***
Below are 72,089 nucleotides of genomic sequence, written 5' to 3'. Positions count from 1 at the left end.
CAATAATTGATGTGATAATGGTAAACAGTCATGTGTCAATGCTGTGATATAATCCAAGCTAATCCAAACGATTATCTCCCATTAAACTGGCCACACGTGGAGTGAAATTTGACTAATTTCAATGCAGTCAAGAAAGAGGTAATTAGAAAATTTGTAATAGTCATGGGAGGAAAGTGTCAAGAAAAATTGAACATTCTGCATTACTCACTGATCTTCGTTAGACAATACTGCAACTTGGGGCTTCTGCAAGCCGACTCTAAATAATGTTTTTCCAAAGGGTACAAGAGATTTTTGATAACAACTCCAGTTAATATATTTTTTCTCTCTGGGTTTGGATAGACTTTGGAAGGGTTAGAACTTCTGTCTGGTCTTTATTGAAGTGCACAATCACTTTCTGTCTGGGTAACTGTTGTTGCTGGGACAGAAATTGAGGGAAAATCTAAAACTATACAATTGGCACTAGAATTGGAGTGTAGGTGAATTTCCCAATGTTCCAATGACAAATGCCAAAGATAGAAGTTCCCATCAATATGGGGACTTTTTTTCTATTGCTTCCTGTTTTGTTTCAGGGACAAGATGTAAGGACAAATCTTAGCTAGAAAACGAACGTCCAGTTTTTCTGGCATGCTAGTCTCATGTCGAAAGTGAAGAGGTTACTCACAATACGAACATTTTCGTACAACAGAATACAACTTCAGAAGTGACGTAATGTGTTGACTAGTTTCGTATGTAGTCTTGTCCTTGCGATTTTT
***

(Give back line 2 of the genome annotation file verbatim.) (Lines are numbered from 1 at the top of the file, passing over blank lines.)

CAATAATTGATGTGATAATGGTAAACAGTCATGTGTCAATGCTGTGATATAATCCAAGCTAATCCAAACGATTATCTCCCATTAAACTGGCCACACGTGGAGTGAAATTTGACTAATTTCAATGCAGTCAAGAAAGAGGTAATTAGAAAATTTGTAATAGTCATGGGAGGAAAGTGTCAAGAAAAATTGAACATTCTGCATTACTCACTGATCTTCGTTAGACAATACTGCAACTTGGGGCTTCTGCAAGCCGACTCTAAATAATGTTTTTCCAAAGGGTACAAGAGATTTTTGATAACAACTCCAGTTAATATATTTTTTCTCTCTGGGTTTGGATAGACTTTGGAAGGGTTAGAACTTCTGTCTGGTCTTTATTGAAGTGCACAATCACTTTCTGTCTGGGTAACTGTTGTTGCTGGGACAGAAATTGAGGGAAAATCTAAAACTATACAATTGGCACTAGAATTGGAGTGTAGGTGAATTTCCCAATGTTCCAATGACAAATGCCAAAGATAGAAGTTCCCATCAATATGGGGACTTTTTTTCTATTGCTTCCTGTTTTGTTTCAGGGACAAGATGTAAGGACAAATCTTAGCTAGAAAACGAACGTCCAGTTTTTCTGGCATGCTAGTCTCATGTCGAAAGTGAAGAGGTTACTCACAATACGAACATTTTCGTACAACAGAATACAACTTCAGAAGTGACGTAATGTGTTGACTAGTTTCGTATGTAGTCTTGTCCTTGCGATTTTT